Consumers and the economy, part II: Household debt and the weak U.S. recovery
The U.S. economic recovery has been weak, especially in employment growth. A microeconomic analysis of U.S. counties shows that this weakness is closely related to elevated levels of household debt accumulated during the housing boom. Counties where household debt grew moderately from 2002 to 2006 have seen a moderation of employment losses and a robust recovery in durable consumption and residential investment. By contrast, counties that experienced large increases in household debt during the boom have been mired in a severe recessionary environment even after the official end of the recession.
Volume (Year): (2011)
Issue (Month): jan18 ()
|Contact details of provider:|| Postal: P.O. Box 7702, San Francisco, CA 94120-7702|
Phone: (415) 974-2000
Fax: (415) 974-3333
Web page: http://www.frbsf.org/
More information through EDIRC
|Order Information:|| Email: |
References listed on IDEAS
Please report citation or reference errors to , or , if you are the registered author of the cited work, log in to your RePEc Author Service profile, click on "citations" and make appropriate adjustments.:
- Reuven Glick & Kevin J. Lansing, 2010. "Global household leverage, house prices, and consumption," FRBSF Economic Letter, Federal Reserve Bank of San Francisco, issue jan11.
- Martha L. Olney, 1999. "Avoiding Default: The Role of Credit in the Consumption Collapse of 1930," The Quarterly Journal of Economics, Oxford University Press, vol. 114(1), pages 319-335.
- Atif R. Mian & Amir Sufi, 2010. "Household Leverage and the Recession of 2007 to 2009," NBER Working Papers 15896, National Bureau of Economic Research, Inc.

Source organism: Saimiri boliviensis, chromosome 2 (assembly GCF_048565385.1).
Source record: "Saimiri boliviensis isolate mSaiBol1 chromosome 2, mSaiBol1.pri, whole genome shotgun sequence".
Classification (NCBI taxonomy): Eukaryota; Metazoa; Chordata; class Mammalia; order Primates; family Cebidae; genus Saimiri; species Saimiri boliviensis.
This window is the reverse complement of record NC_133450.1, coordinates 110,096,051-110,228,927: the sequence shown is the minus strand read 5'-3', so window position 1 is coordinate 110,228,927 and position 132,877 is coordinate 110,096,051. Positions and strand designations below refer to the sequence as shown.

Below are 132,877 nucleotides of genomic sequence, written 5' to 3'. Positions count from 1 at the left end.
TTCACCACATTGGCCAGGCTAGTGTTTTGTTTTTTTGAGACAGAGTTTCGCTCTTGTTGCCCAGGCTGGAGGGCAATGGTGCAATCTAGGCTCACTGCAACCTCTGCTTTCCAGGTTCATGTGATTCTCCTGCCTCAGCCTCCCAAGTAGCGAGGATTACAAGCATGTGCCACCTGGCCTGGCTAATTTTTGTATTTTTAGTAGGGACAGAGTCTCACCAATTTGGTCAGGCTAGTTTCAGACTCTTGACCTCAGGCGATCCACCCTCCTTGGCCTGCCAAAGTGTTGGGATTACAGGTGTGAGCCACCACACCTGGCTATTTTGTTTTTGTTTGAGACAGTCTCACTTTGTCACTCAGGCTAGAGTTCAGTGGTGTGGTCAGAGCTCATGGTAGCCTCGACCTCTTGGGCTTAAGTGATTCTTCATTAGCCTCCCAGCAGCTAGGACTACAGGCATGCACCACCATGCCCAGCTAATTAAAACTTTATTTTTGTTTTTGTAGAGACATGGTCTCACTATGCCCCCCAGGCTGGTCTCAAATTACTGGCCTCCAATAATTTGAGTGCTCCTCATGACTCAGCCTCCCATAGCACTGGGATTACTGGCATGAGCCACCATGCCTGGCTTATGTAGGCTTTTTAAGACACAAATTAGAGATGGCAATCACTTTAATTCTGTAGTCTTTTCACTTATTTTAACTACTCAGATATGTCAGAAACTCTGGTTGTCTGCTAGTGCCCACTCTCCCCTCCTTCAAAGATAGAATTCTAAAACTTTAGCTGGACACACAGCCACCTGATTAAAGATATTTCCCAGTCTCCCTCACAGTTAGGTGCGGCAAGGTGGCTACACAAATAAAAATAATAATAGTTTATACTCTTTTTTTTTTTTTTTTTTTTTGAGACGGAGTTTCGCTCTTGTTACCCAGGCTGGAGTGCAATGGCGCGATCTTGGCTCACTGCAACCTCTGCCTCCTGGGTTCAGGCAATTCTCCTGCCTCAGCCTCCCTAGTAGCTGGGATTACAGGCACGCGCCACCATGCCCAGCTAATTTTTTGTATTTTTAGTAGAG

- John H. Mutti & Harry Grubert, 2007. "The Effect of Taxes on Royalties and the Migration of Intangible Assets Abroad," NBER Working Papers 13248, National Bureau of Economic Research, Inc.
When requesting a correction, please mention this item's handle: RePEc:fip:fedfel:y:2011:i:jan18:n:2011-02. See general information about how to correct material in RePEc.
For technical questions regarding this item, or to correct its authors, title, abstract, bibliographic or download information, contact: (Federal Reserve Bank of San Francisco Research Library)
If you have authored this item and are not yet registered with RePEc, we encourage you to do it here. This allows to link your profile to this item. It also allows you to accept potential citations to this item that we are uncertain about.
If references are entirely missing, you can add them using this form.
If the full references list an item that is present in RePEc, but the system did not link to it, you can help with this form.
If you know of missing items citing this one, you can help us creating those links by adding the relevant references in the same way as above, for each refering item. If you are a registered author of this item, you may also want to check the "citations" tab in your profile, as there may be some citations waiting for confirmation.
Please note that corrections may take a couple of weeks to filter through the various RePEc services.